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Easy Restaurant Style FRENCH ONION SOUP – but at home

December 11, 2014

Hi Guys…  me again…

So there were a few extra unused onions and shallots left over from Thanksgiving…  If they sit around long enough…  well…  you know..  they start to grow sprouts…  or worse, spoil…  Here’s a delicious way to use them up!

Do you love French Onion soup at a restaurant on a cold, gray, even rainy day?; oooh… with the crostini (crouton in French) floating on top smothered with melted Gruyère cheese, in a deeply rich tasty broth of beef and onion flavored with sherry???  MMMMmmmmmm…

It is SO EASY !!!  Just Apply Heat and Eat !!!  Let me show you…

Do you remember the ‘mis en plas’ in the “Knife Skills Needed” post?  If not, check it out…

This is for about 8 servings…

To start, take about 4 onions (in my opinion, the best for this are Vidalias, but truly any onion will do…  You can see that I have three sweet yellow onions, half of a red onion, and some chopped shallots…  use up what you have…), Cut off the stem end and the tail end, cut in half cross-wise, and peel off the first layer of skin…    Then slice once in half, then do thin to medium cross cuts (slice horizontally and then vertically. This is where the “Knife Skills Needed” and “Correct Knife Usage” posts come in handy if you need ’em).

This is what you want to see for a more rustic feel…    I like 3/8 inch slices…  They hold up well in the final product – the soup!


You can see that the mise en plas also includes salt, fresh ground black pepper, and a bit of dried thyme…   some Worcestershire (my add) and some sherry…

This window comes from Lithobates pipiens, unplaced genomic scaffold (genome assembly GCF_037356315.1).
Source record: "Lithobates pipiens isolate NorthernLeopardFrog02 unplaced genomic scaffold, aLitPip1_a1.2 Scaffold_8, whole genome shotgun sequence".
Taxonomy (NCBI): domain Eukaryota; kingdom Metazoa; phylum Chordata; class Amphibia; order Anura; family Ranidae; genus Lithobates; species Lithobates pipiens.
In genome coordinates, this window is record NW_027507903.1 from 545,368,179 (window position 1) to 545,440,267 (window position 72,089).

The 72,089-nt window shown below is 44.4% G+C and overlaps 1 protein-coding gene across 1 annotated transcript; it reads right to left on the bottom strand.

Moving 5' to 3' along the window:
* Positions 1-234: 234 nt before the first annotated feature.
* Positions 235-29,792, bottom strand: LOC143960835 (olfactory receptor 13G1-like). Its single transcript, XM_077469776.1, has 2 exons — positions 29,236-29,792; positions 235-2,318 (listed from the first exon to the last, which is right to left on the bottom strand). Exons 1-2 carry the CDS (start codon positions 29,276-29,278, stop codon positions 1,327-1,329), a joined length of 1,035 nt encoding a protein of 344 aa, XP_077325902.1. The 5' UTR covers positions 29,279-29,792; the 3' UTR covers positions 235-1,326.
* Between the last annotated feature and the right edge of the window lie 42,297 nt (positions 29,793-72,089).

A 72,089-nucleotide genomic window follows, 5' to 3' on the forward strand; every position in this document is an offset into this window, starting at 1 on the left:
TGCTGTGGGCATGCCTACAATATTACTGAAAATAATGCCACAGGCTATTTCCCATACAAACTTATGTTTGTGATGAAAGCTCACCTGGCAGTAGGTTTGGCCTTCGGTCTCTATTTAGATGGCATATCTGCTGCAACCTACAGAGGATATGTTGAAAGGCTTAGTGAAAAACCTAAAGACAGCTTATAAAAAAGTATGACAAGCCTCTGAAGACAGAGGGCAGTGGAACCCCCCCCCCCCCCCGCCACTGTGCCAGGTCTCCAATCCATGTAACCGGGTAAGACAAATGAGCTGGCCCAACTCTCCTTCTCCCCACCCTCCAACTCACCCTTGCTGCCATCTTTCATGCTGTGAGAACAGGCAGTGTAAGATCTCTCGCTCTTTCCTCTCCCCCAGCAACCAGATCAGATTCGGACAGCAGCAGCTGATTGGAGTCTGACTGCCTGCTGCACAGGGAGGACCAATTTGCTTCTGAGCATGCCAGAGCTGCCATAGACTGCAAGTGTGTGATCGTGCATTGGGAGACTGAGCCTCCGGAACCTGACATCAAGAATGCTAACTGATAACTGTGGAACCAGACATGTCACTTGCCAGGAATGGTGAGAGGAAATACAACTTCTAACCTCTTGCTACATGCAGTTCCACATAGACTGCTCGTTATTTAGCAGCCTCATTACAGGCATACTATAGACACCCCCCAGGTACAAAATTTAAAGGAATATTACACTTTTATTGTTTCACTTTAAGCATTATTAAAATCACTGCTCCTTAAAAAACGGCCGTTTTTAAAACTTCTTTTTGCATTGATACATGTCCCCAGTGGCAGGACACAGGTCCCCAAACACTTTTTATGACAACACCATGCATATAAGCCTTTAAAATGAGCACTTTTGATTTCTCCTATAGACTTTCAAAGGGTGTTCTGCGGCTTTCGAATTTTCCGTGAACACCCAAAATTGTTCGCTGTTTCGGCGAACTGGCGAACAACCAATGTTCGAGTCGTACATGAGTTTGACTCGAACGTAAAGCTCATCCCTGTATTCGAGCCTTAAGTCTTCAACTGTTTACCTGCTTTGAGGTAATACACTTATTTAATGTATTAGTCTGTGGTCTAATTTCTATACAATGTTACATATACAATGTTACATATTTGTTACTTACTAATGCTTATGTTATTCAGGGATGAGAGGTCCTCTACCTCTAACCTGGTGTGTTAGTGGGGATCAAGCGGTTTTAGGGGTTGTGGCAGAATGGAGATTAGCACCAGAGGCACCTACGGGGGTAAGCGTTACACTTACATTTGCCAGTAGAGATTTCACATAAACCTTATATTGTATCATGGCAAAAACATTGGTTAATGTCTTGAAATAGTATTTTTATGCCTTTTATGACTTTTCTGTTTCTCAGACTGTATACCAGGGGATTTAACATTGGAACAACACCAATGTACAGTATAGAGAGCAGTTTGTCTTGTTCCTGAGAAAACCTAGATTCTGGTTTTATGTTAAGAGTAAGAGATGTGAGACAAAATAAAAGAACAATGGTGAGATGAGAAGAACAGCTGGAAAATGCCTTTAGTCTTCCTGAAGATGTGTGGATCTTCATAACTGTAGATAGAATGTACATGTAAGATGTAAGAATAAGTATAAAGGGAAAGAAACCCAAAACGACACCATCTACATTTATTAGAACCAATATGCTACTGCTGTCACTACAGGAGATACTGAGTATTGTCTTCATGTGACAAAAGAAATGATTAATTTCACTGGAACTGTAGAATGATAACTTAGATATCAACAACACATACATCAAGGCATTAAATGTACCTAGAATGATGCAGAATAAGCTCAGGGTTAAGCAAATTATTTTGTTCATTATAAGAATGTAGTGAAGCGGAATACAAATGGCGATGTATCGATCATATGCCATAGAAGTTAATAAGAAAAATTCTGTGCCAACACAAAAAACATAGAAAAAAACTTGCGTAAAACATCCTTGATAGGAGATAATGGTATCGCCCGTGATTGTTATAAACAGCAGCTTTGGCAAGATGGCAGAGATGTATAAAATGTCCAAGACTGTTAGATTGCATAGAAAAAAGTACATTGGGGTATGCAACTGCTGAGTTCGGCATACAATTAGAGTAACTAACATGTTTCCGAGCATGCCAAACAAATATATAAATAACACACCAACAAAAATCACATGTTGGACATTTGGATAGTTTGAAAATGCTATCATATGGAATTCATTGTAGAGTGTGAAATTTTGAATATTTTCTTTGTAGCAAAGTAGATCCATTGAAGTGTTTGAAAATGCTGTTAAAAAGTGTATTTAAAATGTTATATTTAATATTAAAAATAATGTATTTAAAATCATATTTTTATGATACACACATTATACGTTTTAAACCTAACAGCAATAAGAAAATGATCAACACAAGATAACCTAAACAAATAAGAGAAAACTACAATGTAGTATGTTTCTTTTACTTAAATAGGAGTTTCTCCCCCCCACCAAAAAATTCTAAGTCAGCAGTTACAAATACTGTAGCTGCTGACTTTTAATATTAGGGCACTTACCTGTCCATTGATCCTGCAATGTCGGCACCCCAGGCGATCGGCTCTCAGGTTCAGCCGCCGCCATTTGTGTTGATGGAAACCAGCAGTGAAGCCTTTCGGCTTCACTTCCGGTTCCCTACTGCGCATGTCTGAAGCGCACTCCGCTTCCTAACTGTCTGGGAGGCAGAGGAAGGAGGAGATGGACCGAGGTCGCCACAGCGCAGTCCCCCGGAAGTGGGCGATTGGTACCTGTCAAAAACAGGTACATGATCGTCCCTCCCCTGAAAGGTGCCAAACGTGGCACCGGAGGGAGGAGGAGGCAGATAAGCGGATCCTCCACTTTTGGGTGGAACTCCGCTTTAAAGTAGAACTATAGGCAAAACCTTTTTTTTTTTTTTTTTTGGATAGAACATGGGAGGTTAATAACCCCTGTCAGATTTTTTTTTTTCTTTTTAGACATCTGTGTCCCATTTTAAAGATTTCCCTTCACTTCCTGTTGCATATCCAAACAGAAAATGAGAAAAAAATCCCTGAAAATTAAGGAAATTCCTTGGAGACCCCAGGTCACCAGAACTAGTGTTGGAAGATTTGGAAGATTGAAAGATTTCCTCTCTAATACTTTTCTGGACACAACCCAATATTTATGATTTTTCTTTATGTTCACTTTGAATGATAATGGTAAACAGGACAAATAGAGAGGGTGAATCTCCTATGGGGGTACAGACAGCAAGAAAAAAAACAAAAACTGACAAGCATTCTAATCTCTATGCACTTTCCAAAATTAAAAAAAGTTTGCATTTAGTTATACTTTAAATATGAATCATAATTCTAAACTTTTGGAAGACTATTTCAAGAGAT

Once you have everything ready (as shown)  You’ll need a deep, wide, covered pan (or a small stock pot).


Start the pan on medium-high heat… (we’re about to saute’)…   once the pan is hot, add 4 tablespoons (2 oz) of olive oil (Rachel Ray calls it EVOO) and a pat of butter (1 tbsp)…


Just butter would taste AWESOME!!!   But the butter fat would burn at that high of heat, so adding the olive oil (which also tastes great) raises the burn temp of the butter…   Once the butter is about to bubble, toss in all of the onions  and give them a stir to coat all with the oil and to get them to “sweat,” (this means exactly what it sounds like…  the heat works on them just like you if you were in a sauna).  They start to give of their moisture – like you do when you sweat,,,  the moisture adds steam, helps cook the veggies [any veggies] and also releases the natural sugars in the product to help them start to brown [caramelize].


Next, add the salt, pepper, and thyme…    you can see the fresh onions, then with the SP&T, then how, in just a short bit of time, the onions start to sweat and create a hot tub of flavor !!onionsoup2b


This is about 5 minutes in…   The onions are starting to break down and soften…   Perfect…  They’re even starting to show some color…  more perfect…

Oh! At this point you can throw in a little brown sugar – maybe about 2T. It really sweetens the onions and helps them to carmelize. Forgot that in the mis-en-plas, but I threw some in after the sweating started happening.



So just about now…  (when the hot tub starts to get dry) (10 – 12 minutes in or so) it’s time to add life to the party…   Turn up the heat to MH (medium high) again… For this sized batch, add about 3 tablespoons of worchestershire and  a 1/4 cup of sherry…    This stage in a saute’ brings deep flavor to the mix, helps darken the color of the finished product, and the sherry adds a new element of flavor…  It’s called layering your flavors…  Once these wet ingredients are in the pot, after about a minute, turn the stove down to medium low…  stir, of course, and then just let it sit a bit…